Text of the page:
By: Shawn R. Cade, M.A., L.P.C., C.A.C., N.C.C.
Several years ago I was doing an assessment on a young boy, Johnny. His mother described him as “constantly on the go” and “won’t follow directions”. In my office at the time was a phone that was a hotline for physician’s use only. Johnny started to pick up the phone when his mother instructed him to stop and come sit by her. I explained that it was a special phone and that we could not play with it. Within seconds Johnny was up and had the phone in his hand. When his mother called him down, Johnny replied “But I can’t help it.” To which I responded, “Johnny I believe you, I don’t think you can help it.”
You see, Johnny was suffering from Attention-Deficit Hyperactivity Disorder (ADHD). ADHD is a commonly diagnosed disorder in youth today. According to Dr. Russell Barkley, a well-known authority in the field, “Attention-Deficit Hyperactivity Disorder is a developmental disorder characterized by developmentally inappropriate degrees of inattention, over activity, and impulsivity”. It is very important as we discuss ADHD, that we separate what is normal childhood development from that which requires professional intervention. The first question I would ask would be “Is it causing problems at home, school, or work?” If the answer is yes, then further assessment may be appropriate.
A thorough assessment should involve information from two or more settings. For a school age youth, this would include home and school. It is best to get as many teachers as possible involved, as youth often react differently in different environments and to different teaching styles.
It is also very important that the individual receive a complete physical evaluation from their pediatrician or family doctor. Inattention and hyperactivity can be masking other physical problems. A comprehensive physical workup can help to rule out any physical difficulties that could be interfering with the individual’s ability to maintain attention.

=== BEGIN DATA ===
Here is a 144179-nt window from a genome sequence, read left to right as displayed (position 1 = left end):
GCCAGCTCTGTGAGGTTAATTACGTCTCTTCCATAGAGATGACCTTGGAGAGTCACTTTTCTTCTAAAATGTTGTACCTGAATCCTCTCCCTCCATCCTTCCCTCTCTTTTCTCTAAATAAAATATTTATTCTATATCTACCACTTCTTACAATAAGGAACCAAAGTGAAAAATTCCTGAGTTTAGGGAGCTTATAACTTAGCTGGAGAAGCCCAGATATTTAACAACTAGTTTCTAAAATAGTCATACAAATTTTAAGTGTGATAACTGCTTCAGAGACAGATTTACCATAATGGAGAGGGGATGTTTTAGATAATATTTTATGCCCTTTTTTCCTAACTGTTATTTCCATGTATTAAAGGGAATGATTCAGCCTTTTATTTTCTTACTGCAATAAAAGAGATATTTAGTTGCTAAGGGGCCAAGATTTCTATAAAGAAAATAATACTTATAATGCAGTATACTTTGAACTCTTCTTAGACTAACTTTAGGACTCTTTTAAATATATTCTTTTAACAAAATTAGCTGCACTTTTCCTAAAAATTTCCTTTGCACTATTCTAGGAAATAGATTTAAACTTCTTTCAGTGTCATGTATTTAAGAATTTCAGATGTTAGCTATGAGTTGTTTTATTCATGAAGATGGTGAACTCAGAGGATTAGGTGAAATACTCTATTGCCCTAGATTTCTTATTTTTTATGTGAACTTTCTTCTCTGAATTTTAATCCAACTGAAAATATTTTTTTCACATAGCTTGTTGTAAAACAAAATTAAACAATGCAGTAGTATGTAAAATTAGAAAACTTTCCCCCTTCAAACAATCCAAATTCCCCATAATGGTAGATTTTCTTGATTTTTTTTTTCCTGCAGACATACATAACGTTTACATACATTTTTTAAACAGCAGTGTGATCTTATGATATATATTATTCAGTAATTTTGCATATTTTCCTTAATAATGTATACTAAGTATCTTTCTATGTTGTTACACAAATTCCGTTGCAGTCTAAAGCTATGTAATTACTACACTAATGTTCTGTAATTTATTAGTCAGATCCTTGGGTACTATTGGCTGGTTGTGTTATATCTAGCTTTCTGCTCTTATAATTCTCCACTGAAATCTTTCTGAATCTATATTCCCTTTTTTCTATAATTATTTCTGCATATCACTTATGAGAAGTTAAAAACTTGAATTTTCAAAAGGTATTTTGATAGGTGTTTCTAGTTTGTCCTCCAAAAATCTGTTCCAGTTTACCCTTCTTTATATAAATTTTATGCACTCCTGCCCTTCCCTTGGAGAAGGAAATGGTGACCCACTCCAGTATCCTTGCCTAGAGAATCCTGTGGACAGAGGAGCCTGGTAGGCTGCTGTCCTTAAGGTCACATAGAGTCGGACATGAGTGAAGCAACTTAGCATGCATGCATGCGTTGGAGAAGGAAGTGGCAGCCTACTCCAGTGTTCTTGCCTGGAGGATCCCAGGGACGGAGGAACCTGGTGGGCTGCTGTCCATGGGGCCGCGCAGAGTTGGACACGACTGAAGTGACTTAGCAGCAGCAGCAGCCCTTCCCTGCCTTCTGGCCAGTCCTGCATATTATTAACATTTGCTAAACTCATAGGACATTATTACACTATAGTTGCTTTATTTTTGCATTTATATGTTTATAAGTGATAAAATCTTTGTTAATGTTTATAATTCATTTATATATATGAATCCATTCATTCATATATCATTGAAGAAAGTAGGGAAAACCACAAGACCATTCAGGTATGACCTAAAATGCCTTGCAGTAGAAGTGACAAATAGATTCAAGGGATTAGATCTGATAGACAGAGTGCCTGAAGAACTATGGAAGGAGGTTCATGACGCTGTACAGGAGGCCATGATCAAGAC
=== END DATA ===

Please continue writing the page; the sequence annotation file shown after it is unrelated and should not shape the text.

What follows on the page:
If ADHD is present, what can we do? Many people never seek assistance for ADHD because they have heard horror stories about kids becoming medication zombies, or becoming more aggressive. While these types of problems can occur if the medications are not properly monitored, they are rare. Proper use of medications can assist the person with ADHD collect their thoughts and better stay on task. However, medication is rarely enough. Research with youth with ADHD has shown that those who receive both counseling and medications exhibit the greatest behavioral changes.
Counseling involves helping the participant to understand that their body and brain react differently than others. Counseling can help them understand that there is nothing “wrong” with them, just different. Learning new ways to stay on task and to remain focused are very important. It is paramount that parents take part in counseling. Parents with ADHD children often exhibit frustration with the youth’s behavior. Family counseling can help the parent and child work together to address the situation. Also, by restructuring how the parent assigns, as well as reinforces, tasks can have great impact on the outcome.
Parents and the child with ADHD can benefit from learning about this disorder. Often the parent is the only advocate the child has. School can be a very frustrating place when you feel that everyone else has an advantage. Therefore, the more the parent and child know about ADHD, the better armed each is to deal with the difficulties that accompany it.
While this article has focused mainly on the youth and ADHD, I am compelled to note that ADHD is not only a childhood disorder. That children outgrow ADHD is a long held fallacy. While youth with ADHD often learn better coping skills to deal with the difficulties as they grow into adulthood, for many people the ADHD does not go away. ADHD in adults can manifest itself as depression, anxiety or other impairment.
As for little Johnny, he and his mother received the services needed. The last I heard Johnny was doing quite well.
Shawn R. Cade M.A., L.P.C., C.A.C., N.C.C. is a staff therapist with OASIS Behavioral Health Services in Barboursville, West Virginia. One of his sub-specialties is counseling children, adolescents, adults, and families where ADHD is present. He can be contacted at (304) 733-3331.
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